#17. Guinea-Bissau


    GDP Per Capita: $1,144 (As of 2011)
    Guinea-Bissau's legal economy depends mainly on farming and fishing, but trafficking in narcotics is probably the most lucrative trade. With 60% of the population living below the poverty line, drug traffickers based in Latin America use Guinea-Bissau, along with several neighboring West African nations, as a transshipment point to Europe for cocaine. The government and the military did almost nothing to stop this business.

    #18. Comoros


    GDP Per Capita: $ 1,232 (As of 2011)

    Made up of three islands with rapidly increasing population, and few natural resources. As of 2008 about 50% of the population lives below the international poverty line of US$1.25 a day, due to numerous coups d'etat since independence in 1975.


    #19. Haiti


    GDP Per Capita: $1,235 (As of 2011)

    Haiti is a free market economy that enjoys the advantages of low labor costs and tariff-free access to the US for many of its exports. Poverty, corruption, and poor access to education for much of the population are among Haiti's most serious disadvantages. Haiti's economy suffered a severe setback in January 2010 when a 7.0 magnitude earthquake destroyed much of its capital city, Port-au-Prince, and neighboring areas. Already the poorest country in the Western Hemisphere with 80% of the population living under the poverty line and 54% in abject poverty, the earthquake inflicted $7.8 billion in damages. Seven out of ten Haitians live on less than US$2 a day, according to the International Red Cross.


    #20. Uganda


    GDP Per Capita: $1,317 (As of 2011)

    Uganda is one of the poorest nations in the world, with 37.7 percent of the population living on less than $1.25 a day. Uganda has substantial natural resources, including fertile soils, regular rainfall, small deposits of copper, gold, and other minerals, and recently discovered oil. Despite making enormous progress in reducing the countrywide poverty incidence from 56 percent of the population in 1992 to 31 per cent in 2005, poverty remains deep-rooted in the country's rural areas, which are home to more than 85 per cent of Ugandans.


    [Source: Wikipedia/International Monetary Fund]

    20 Poorest Countries In The World 2012 ‹ The Richest People In The World 2012

    Kumbe Tanzania ni nchi tajiri hahahahahahhh

    [​IMG]

     
  2. Wanitakiani

    Wanitakiani JF-Expert Member

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    Hahahahaaaa....Bongo tumesevu!
     
  3. Mzee wa Rula

    Mzee wa Rula JF-Expert Member

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    Hii itakuwa haina ukweli yaani Tanzania ikose katika nchi 20 maskini duniani!!!!!!!!
     
  4. M

    Mkandara Verified User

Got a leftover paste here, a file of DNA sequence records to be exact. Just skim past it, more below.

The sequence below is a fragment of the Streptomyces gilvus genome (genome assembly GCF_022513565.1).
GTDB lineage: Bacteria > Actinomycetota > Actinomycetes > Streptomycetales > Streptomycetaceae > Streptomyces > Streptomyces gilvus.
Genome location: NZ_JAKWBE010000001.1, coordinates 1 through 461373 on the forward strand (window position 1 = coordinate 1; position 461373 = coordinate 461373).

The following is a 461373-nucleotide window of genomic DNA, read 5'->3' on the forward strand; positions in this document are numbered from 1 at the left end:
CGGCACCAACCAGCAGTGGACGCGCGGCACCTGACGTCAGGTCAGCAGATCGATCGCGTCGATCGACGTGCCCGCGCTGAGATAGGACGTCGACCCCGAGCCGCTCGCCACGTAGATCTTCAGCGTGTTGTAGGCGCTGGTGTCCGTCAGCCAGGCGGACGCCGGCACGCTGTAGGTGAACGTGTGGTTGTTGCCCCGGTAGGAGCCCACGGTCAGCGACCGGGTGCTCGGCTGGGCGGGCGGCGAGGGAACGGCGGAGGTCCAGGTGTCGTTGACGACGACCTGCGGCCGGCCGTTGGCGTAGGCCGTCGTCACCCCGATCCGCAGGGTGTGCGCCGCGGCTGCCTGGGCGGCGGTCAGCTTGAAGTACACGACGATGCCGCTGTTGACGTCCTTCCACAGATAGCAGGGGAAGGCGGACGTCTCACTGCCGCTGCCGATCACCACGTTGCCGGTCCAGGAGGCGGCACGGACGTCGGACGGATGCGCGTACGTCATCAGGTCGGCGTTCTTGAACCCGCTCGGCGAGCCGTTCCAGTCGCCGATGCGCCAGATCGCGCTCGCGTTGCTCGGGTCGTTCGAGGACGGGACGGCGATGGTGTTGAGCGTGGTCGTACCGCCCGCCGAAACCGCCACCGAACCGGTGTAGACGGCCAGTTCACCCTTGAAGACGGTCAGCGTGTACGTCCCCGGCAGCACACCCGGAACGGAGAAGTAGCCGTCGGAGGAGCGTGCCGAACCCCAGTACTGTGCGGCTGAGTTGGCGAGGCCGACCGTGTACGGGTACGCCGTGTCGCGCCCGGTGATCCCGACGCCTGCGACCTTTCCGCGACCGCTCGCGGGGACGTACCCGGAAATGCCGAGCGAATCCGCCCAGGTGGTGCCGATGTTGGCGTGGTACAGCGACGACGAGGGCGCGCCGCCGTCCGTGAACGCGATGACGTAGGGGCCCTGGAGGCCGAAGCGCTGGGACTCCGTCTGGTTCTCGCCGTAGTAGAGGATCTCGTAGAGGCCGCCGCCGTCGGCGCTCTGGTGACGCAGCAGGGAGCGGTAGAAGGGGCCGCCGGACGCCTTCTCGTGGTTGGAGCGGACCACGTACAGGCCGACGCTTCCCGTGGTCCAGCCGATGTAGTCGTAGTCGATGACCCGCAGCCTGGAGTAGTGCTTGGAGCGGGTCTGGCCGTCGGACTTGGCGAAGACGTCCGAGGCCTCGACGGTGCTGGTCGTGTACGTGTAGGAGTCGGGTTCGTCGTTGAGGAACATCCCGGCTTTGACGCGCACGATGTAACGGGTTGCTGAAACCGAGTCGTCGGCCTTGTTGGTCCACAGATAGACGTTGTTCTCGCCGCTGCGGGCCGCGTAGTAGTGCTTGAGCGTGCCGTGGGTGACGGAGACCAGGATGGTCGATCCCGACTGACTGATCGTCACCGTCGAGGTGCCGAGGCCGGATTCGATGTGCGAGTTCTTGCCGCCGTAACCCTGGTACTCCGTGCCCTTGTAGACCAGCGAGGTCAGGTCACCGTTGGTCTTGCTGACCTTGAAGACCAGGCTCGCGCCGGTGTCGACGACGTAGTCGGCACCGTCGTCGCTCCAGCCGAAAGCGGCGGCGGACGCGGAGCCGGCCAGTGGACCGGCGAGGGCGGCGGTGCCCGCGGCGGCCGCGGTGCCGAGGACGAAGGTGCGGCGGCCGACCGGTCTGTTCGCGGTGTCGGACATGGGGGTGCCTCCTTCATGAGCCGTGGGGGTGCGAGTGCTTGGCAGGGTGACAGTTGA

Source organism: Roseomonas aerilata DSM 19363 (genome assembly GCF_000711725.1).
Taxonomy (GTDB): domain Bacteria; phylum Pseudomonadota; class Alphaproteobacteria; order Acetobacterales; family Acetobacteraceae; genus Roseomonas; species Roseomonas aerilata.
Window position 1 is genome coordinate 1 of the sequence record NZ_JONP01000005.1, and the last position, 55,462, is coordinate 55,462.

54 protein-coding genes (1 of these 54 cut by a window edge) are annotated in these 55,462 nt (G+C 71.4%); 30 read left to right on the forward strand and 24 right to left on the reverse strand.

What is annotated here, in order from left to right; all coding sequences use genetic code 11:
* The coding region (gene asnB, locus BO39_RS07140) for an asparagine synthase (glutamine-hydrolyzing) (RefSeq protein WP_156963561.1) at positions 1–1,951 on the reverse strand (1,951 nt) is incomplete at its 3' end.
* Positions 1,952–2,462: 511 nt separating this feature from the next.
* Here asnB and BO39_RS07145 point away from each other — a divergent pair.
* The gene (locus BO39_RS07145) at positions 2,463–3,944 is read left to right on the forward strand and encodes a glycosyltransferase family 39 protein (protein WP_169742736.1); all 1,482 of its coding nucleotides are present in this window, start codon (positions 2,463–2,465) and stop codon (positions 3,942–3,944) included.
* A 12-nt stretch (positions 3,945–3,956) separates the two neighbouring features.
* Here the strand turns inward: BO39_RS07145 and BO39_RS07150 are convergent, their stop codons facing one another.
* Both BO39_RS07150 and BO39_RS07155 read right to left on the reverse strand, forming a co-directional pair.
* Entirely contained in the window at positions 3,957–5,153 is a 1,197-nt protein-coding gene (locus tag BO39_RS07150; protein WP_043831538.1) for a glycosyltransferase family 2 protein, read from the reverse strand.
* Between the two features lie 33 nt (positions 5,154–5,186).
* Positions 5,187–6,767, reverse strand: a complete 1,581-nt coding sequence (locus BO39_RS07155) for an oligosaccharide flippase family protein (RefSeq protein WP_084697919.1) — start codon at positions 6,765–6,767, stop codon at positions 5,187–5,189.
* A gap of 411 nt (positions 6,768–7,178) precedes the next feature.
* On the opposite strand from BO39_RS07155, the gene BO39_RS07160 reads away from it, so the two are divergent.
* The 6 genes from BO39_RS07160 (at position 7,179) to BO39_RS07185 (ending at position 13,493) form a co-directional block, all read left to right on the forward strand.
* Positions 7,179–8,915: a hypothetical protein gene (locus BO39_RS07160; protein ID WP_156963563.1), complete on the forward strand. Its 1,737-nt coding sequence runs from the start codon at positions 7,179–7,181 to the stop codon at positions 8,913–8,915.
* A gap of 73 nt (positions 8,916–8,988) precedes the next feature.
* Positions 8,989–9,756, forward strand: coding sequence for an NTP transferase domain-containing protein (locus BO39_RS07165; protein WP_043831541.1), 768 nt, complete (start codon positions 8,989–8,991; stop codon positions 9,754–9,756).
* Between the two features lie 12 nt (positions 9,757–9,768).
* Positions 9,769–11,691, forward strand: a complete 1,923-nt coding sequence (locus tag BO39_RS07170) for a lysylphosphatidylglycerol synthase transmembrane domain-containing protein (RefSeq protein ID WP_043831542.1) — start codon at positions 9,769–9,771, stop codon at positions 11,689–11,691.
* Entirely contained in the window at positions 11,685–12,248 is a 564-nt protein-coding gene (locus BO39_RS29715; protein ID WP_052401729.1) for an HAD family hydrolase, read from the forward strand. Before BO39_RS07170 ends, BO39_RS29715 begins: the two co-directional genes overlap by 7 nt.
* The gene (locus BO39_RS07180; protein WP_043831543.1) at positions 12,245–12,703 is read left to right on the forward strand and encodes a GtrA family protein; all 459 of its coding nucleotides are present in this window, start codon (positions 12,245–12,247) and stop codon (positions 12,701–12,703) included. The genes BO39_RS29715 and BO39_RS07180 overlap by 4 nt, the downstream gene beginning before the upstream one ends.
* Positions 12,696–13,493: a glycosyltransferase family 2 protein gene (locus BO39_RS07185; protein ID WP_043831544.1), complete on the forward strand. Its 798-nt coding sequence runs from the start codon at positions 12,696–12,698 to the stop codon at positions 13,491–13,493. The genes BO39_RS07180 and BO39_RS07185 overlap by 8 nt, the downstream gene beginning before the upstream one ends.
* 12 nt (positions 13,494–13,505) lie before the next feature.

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    Ukiona hivi inatakiwa ujiulize hizo fedha zinakwenda wapi?.. Kumbuka mauzo ya Barrick na mashirika yote ya madini hesabu yake inaingia ktk GDP yetu, japokuwa sisi tunapewa only asilimia 1.1 ya ruzuku kwa hesabu zao barricks. Congo RDC inaongoza duniani kwa sababu madini yake yanaibiwa hayapo ktk mahesabu na kibaya zaidi Mchina kaingia kwao na Angola vibaya sana kwa madeal na viongozi sio serikali..We need to rethink..
     
  5. t

    thinka JF-Expert Member

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    Somalia taajir kuliko hzo nchi?
     
  6. tonnyalmeida

    tonnyalmeida JF-Expert Member

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    Tanzania Haina Umasikini wa Rasilimali... Sehemu ya Viongozi wetu ndio Masikini wa Fikra
     
  7. MziziMkavu

    MziziMkavu JF-Expert Member

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    Tanzania ni nchi Tajiri sio masikini tuna Gas,Mafuta,Dhahabu,Tanzanite, Almasi, Ruby,Uranium ( gold, diamonds, coal, iron, uranium, nickel, chrome, tin, platinum, coltan,niobium) Na Ardhi nzuri bado tuwe ni masikini? Tanzania hatuna Viongozi wazuri wa kuwea kutuongoza ili tuweze kufikia maendeleo ya nchi yetu. Tanzania tuna viongozi Mafisadi wenye kujipendelea wao wenyewe na familia zao. Tanzania ni nchi ya 3 katika Afrika yenye dhahabu nyingi baada Ghana na South africa.

    [TABLE="class: infobox geography vcard, width: 22"]
    [TR="class: adr"]
    [TH="class: mergedtoprow, colspan: 3, align: center"]United Republic of TanzaniaJamhuri ya Muungano wa Tanzania[/TH]
    [/TR]
    [TR="class: mergedtoprow"]
    [TD="class: maptable, colspan: 3, align: center"][TABLE="width: 250, align: center"]
    [TR]
    [TD="align: center"][​IMG][/TD]
    [TD="align: center"][​IMG][/TD]
    [/TR]
    [TR]
    [TD="align: center"]Flag[/TD]
    [TD="align: center"]Coat of arms[/TD]
    [/TR]
    [/TABLE]
    [/TD]
    [/TR]
    [TR]
    [TD="colspan: 3, align: center"]Motto: "Uhuru na Umoja" (Swahili)
    "Freedom and Unity"[/TD]
    [/TR]
    [TR]
    [TD="class: anthem, colspan: 3, align: center"]Anthem: Mungu ibariki Afrika
    "God Bless Africa"[/TD]
    [/TR]
    [TR]
    [TD="colspan: 3, align: center"][​IMG]
    [/TD]
    [/TR]
    [TR="class: mergedtoprow"]
    [TD="colspan: 2"]Capital[/TD]
    [TD]Dodoma[/TD]
    [/TR]
    [TR="class: mergedbottomrow"]
    [TH="colspan: 2"]Largest city[/TH]
    [TD]Dar es Salaam[/TD]
    [/TR]
    [TR]
    [TH="colspan: 2"]Official language(s)[/TH]
    [TD]Swahili (de facto)
    English (Higher courts, higher education)[SUP][1][/SUP][/TD]
    [/TR]
    [TR]
    [TH="colspan: 2"]Demonym[/TH]